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  • Sep 07 / 2016
  • 0
Linux

Send an UDP packet with NetCat

It can be needed to test an UDP connection with a server to ensure that connectivity is working and double check the data received.

Let’s take a simple example with a remote logstash server:
– Server mylogstash.mydomain.local
– Listening on port 5000

On emitter side, we are sending an UDP packet simulating a log line coming from an application:

echo -e '{"version": "1.1","host":"myapp.org","message":"My message","backtrace":"Backtrace of my app\n\nmore stuff"}\0' | nc -u -w 1 mylogstash.mydomain.local 5000

On receiving server side, we are executing a tcpdump to check that packet is correctly coming with good content:

# tcpdump -i any udp port 5000 -A
tcpdump: verbose output suppressed, use -v or -vv for full protocol decode
listening on any, link-type LINUX_SLL (Linux cooked), capture size 262144 bytes
10:43:47.621172 IP mylogstash.mydomain.local.49435 > localhost.5000: UDP, length 108
[email protected]@............./..t..{"version": "1.1","host":"myapp.org","message":"My message","backtrace":"Backtrace of my app

more stuff"}.

Here we are! It’s very simple to control UDP flows or simply check connection between 2 servers.

  • Aug 22 / 2016
  • 0
Linux

Find and identify where inodes are used

Your monitoring system is claiming that your server is running out of free inodes but your disks are not full at all? Maybe you just need to check your filesystem usage and how many files are being used at the same time… Here are some tips to check and identify the inodes being used.

First of all, you can check percentage of inodes used with this simple command:

df -ih

You will see inode usage for your partitions and mouting points:

#dh -ih
Filesystem                                    Inodes IUsed IFree IUse% Mounted on
rootfs                                          120K  7.1K  112K    6% /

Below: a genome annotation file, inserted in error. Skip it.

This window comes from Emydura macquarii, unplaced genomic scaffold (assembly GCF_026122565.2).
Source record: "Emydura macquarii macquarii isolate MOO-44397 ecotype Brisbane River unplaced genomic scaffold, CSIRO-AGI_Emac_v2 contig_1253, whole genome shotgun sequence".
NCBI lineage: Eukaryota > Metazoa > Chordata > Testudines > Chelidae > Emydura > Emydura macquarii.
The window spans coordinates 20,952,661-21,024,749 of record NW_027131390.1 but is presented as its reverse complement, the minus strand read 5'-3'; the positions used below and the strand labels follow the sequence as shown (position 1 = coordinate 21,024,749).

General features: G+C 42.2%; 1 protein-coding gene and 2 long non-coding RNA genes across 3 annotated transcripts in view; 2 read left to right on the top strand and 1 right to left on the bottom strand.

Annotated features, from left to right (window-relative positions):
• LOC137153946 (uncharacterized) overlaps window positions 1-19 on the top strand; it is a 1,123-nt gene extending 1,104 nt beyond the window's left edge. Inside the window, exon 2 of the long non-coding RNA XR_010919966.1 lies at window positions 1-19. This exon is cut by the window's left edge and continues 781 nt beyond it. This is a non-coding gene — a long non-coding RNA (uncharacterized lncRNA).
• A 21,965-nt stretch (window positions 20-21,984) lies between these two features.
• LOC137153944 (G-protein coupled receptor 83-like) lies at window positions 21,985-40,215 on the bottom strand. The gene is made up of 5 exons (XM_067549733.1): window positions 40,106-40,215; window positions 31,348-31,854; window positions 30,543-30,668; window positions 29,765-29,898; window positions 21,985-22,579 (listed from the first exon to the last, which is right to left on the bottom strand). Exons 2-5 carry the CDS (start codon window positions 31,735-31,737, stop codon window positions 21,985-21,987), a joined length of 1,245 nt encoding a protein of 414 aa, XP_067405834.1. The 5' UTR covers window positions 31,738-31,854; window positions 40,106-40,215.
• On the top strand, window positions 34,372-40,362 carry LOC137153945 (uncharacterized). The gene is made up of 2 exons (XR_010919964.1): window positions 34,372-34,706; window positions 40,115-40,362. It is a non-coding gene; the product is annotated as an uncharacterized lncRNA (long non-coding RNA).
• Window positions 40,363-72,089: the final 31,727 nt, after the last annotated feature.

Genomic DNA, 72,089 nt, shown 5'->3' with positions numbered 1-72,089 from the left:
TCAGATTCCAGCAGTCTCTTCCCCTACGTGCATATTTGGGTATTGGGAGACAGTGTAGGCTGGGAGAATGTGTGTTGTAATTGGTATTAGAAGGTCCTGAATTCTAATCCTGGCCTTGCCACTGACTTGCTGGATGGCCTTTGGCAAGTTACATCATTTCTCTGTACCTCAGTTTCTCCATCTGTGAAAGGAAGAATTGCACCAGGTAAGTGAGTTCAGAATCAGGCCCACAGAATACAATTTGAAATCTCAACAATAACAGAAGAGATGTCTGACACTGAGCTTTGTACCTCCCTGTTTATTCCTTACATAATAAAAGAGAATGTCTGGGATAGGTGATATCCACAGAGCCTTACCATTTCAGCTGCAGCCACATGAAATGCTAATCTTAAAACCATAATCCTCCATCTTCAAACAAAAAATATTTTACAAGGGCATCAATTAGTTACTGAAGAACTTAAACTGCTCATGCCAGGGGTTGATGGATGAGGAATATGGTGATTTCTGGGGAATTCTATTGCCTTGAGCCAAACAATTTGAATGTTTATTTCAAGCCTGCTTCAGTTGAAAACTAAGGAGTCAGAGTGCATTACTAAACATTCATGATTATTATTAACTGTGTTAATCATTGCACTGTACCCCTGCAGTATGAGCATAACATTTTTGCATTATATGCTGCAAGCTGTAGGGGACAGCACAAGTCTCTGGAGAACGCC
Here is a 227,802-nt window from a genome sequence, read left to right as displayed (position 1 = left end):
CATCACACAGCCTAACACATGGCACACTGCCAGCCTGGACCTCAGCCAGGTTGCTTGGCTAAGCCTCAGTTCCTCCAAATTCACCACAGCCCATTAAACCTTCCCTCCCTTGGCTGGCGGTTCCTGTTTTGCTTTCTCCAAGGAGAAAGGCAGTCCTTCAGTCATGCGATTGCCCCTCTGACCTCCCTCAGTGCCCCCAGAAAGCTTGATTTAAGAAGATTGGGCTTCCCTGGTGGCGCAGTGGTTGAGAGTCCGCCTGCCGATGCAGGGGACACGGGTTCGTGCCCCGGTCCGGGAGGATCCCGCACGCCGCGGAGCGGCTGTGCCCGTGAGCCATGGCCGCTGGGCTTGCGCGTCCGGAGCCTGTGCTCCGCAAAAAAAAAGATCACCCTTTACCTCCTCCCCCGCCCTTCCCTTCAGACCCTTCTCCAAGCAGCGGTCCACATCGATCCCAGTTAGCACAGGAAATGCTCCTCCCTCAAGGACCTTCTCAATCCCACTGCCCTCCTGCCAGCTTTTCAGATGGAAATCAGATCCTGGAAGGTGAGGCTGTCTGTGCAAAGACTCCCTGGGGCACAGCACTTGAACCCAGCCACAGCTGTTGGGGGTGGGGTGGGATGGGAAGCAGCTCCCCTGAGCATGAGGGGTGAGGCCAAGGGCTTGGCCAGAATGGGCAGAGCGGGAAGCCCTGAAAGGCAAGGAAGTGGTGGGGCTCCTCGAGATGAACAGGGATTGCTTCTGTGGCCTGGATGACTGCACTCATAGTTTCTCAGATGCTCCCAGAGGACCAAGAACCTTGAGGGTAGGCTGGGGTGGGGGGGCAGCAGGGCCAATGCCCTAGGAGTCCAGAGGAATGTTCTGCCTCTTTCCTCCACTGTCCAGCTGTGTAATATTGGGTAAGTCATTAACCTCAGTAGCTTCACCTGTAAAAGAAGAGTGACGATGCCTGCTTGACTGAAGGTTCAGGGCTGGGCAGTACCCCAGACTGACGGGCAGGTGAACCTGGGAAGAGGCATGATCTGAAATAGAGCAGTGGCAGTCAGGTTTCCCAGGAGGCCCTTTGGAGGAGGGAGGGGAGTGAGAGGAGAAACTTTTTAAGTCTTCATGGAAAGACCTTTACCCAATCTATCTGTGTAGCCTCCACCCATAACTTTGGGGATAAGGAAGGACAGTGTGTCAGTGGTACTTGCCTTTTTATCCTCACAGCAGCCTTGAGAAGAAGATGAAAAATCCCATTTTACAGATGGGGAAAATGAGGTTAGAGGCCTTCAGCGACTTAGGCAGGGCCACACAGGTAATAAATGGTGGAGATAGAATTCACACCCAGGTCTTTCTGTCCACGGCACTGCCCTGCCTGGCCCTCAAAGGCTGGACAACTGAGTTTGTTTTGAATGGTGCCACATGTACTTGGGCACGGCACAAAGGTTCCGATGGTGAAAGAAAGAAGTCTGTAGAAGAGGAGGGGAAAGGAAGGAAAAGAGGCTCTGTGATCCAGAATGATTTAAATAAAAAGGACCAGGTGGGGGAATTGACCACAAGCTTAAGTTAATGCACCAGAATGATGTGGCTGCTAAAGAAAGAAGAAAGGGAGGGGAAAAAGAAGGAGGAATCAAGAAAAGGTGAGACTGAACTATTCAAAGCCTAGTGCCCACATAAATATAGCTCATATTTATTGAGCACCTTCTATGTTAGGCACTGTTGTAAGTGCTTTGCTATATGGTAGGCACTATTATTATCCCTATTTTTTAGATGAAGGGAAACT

udev                                            495K   356  495K    1% /dev
tmpfs                                           497K   299  496K    1% /run
/dev/mapper/vg-root                             120K  7.1K  112K    6% /
tmpfs                                           497K     6  497K    1% /run/lock
tmpfs                                           497K     2  497K    1% /run/shm
/dev/sda1                                       122K   241  122K    1% /boot
/dev/mapper/vg-usr                              179K   51K  129K   29% /usr
/dev/mapper/vg-var                              242K  199K   43K   83% /var

Here, we can easily see that /var is using 83% of inodes, which is quite high.

Let’s now identify how those inodes are used with a compound command using find:

find /var -xdev -printf '%h\n' | sort | uniq -c | sort -k 1 -n

You will get a sorted result like this (I truncated to display only the last lines which are the most important):

#find /var -xdev -printf '%h\n' | sort | uniq -c | sort -k 1 -n
     52 /var/lib/ucf/cache
    106 /var/spool/exim4/input
    153 /var/log
    184 /var/log/apache2
    301 /var/lib/mibs/ietf
    319 /var/cache/apt/archives
   2289 /var/lib/dpkg/info
  10893 /var/spool/postfix/maildrop

We can clearly see that inodes are mostly used by /var/spool/postfix/maildrop. You just have to go in that folder and check if files are useful and/or if you can do some cleaning there.
Then, once files are removed and directory clean, your inodes will be freed and everything will be back to normal!

  • Aug 11 / 2016
  • 0
Database

Calculate Database/Table size in MySQL

MySQL is an open-source relational database management system (RDBMS) available under the terms of the GNU General Public License, as well as under a variety of proprietary agreements.

Thanks to some few functions, it’s possible to retrieve important information about database size and/or table size for a MySQL instance.

Size for all databases

SELECT table_schema "Database Name", SUM(data_length+index_length)/1024/1024
"Database Size (MB)"  FROM information_schema.TABLES GROUP BY table_schema;
+---------------------+--------------------+
| Database Name       | Database Size (MB) |
+---------------------+--------------------+
| db_1                |       113.51562500 |
| db_2                |       172.59375000 |
| db_3                |        48.70312500 |
| db_4                |      1830.53125000 |
| db_5                |       432.89062500 |
| information_schema  |         0.07812500 |
| mysql               |         1.03164101 |
| performance_schema  |         0.00000000 |
+---------------------+--------------------+
8 rows in set (0.41 sec)

Size of tables for a specific database

SELECT table_name "Table Name", table_rows "Rows Count", round(((data_length + index_length)/1024/1024),2) "Table Size (MB)" FROM information_schema.TABLES WHERE table_schema = "db_4";
+-------------------------------+------------+-----------------+
| Table Name                    | Rows Count | Table Size (MB) |
+-------------------------------+------------+-----------------+
| table_1                       |        245 |            0.05 |